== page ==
Whoever remains far from their origins
Seeks the day that they might be reunited.”

The poem implies that there is an unseen blade doing the cutting, something that displaced the reed from its bed. As the exhibit has pushed me to think past idealistic and fixed borders, I have thought about the Palestinians being punished for merely daring to stay and love the places they have been raised in and nurtured for so long. Here I think of the infamous photograph of a Palestinian woman, Mahfoza Ouda, holding the olive tree she nurtured for decades in the face of Israeli occupation forces.

Photograph by Jaafar Ashtiyeh / AFP via Getty Images.

There are thousands of olive trees in Palestine older than the Israeli state. Since 1967, over 800,000 olive trees have been illegally uprooted by the Israeli occupation (Hedroug, 2023). Monuments hundreds of years old like the Barquq Castle in Khan Younis and the Al-Shamaa mosque in Gaza City have been irreparably damaged by airstrikes, among dozens of architecturally significant buildings (El Naddaf, 2023). As I continue to see videos of entire neighborhoods leveled to dust every day, and as Palestinians fall with them, I am led to wonder: what comes after? What is the plan for the occupation after it turns Gaza to dust, as it has stated is its intention? What comes after the olive trees are all wiped out and there are no more children left to be bombed with them? I think of Deir Yassin, where in 1948 occupation forces wiped out over one hundred civilians and expelled the rest from their homes. A residential neighborhood was built not one year after the massacre occurred over the bones of the houses once occupied by those martyred, and the rest of the houses were bulldozed (Khalidi, 2006).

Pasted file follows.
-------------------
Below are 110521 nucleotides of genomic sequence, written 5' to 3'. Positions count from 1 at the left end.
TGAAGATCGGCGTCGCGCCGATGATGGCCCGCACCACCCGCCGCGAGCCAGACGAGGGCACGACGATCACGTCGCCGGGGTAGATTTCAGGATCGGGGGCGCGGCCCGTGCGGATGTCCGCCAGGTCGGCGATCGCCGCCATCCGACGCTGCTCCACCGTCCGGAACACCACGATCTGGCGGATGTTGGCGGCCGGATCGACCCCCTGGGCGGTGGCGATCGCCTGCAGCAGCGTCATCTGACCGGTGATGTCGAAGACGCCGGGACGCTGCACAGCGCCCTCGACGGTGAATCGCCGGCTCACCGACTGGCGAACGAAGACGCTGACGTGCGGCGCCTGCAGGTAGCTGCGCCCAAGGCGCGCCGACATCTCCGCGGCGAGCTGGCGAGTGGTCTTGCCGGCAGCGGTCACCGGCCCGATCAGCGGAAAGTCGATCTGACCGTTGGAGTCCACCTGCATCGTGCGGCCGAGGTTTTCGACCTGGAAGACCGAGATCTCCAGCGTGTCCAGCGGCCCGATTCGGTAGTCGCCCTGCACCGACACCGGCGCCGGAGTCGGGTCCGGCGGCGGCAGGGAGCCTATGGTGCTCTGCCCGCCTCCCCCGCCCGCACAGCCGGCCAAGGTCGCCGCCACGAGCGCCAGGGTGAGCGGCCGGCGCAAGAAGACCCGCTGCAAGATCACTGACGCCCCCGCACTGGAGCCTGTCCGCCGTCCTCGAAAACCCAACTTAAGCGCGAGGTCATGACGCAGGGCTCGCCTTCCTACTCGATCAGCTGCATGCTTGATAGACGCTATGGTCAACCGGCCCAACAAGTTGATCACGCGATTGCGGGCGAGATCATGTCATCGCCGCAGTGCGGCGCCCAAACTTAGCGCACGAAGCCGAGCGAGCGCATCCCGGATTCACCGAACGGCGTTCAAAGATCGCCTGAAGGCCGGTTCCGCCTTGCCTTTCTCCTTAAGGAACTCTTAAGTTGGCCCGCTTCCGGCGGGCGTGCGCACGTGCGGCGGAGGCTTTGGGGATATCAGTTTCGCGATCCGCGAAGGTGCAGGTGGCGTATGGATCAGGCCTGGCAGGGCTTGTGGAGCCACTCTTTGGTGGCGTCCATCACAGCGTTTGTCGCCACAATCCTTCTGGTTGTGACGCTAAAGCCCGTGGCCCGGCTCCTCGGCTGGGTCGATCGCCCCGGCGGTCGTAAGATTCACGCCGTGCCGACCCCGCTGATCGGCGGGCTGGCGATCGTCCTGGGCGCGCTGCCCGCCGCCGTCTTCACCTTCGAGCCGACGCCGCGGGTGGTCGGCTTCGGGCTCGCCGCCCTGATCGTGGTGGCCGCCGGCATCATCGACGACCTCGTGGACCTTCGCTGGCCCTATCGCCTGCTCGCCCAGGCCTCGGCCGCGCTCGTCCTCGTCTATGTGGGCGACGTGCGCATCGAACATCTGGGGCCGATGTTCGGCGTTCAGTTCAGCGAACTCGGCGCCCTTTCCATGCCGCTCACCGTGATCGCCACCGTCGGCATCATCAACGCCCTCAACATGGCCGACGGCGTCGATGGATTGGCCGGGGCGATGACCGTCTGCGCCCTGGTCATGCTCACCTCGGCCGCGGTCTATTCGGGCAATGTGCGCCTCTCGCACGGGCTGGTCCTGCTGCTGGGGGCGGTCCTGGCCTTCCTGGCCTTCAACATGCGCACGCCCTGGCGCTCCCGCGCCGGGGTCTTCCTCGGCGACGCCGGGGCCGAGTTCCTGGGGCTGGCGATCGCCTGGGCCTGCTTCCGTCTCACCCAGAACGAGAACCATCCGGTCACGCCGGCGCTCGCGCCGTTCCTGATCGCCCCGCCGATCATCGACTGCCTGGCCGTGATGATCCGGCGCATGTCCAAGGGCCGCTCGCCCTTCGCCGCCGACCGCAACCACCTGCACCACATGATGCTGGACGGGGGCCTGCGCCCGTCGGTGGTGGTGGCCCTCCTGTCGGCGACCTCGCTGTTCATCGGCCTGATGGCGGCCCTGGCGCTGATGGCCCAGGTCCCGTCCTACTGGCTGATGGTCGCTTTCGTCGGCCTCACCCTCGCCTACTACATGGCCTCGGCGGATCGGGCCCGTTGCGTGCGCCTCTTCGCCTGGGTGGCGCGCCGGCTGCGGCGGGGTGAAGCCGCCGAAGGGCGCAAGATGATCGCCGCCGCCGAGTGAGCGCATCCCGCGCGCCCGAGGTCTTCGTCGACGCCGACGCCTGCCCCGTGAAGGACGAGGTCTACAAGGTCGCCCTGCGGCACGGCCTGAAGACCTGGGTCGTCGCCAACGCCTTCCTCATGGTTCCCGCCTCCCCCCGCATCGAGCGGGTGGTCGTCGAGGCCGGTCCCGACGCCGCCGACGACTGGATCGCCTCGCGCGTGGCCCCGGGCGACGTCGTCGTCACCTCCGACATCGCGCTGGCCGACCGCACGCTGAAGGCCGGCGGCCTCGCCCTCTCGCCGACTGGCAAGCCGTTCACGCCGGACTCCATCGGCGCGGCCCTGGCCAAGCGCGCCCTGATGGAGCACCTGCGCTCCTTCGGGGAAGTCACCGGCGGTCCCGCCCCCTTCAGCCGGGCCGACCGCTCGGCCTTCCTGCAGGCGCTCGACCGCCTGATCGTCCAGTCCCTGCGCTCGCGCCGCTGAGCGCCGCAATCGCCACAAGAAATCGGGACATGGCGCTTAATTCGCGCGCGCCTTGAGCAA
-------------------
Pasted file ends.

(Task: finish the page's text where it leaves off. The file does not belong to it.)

Uprooting of olive trees, relentless bombing of entire neighborhoods, bulldozing of historical architecture… These actions do not seem predicated from a love of land. The destruction of all that is historical, all that is fostered over time, seems to be a direct attack on the territory itself, not just the Palestinians in it. Centuries of history have been wiped out with singular missiles, in the name of a project that sees immaterial, recently imposed borders as more valuable than the Palestinians who had established genuine connection to the land for millenia. Once these territories are all turned to rubble, there will be nothing left to love.

I one day hope Palestinians of all religions will be free to love themselves, their land, their trees, and one another on their own terms, rather than being confined to lines arbitrarily drawn by others far away. Palestinians’ connection to their land comes from centuries of love, care, and dwelling, not violent imposition by colonial powers. As Rumi has shown us, intimate ties to others and nature are infinitely more valuable than attempts to limit or displace them. The most sacred bonds are those built through love and nurturing– these should remain inviolable.

“Rumi: A visual journey through the life and legacy of a Sufi mystic” was on view at the Aga Khan Museum in Toronto from May 13 to October 1, 2023.

Visit ‘Rumi’ online in 3D here.

Title image: Installation view of Rumi: A visual journey through the life and legacy of a Sufi mystic, 2023 at the Aga Khan Museum, Toronto (image courtesy of the Aga Khan Museum)


Ali, Rozina. “The Erasure of Islam from the Poetry of Rumi.” The New Yorker, The New Yorker, 5 Jan. 2017,

El Naddaf, Mustafa. “Gaza’s Monuments Become Ruins.” Jordan Times, The Jordan News, 5 Nov. 2023,

Hedroug, Layla. “Israel’s Campaign against Palestinian Olive Trees.” The Yale Review of International Studies, Yale International Relations Association, 11 Mar. 2023,

Khalidi, Walid, and Sharif Elmusa. All That Remains: The Palestinian Villages Occupied and Depopulated by Israel in 1948. Institute for Palestine Studies, 2006.

Rūmī, Jalāl Al-Dīn. Rumi: Selected Poems. Translated by John Moyne and Coleman Barks, Penguin, 2004.

Valentin Saad Munchenbach (b. 2003) is a writer, editor, artist, and student of philosophy and art history, and is based in Toronto. His ongoing research interests include Japanese aesthetics in conjunction with the work of philosopher Baruch de Spinoza and posthumanist thought in relation to liberation art in the Indigenous, Black, and transgender resistance movements across the world. His creative ventures often involve poetry and mixed-media collage as well as fusion of South Asian, European, Brazilian, and queer creative techniques. Valentin's writing has been featured in publications such as Operation Four, Periphery Magazine, and Elle International, and he has edited for associations like Pensées Canadiennes and the Trans, Disabled, and Sapphic Knowledges Conference.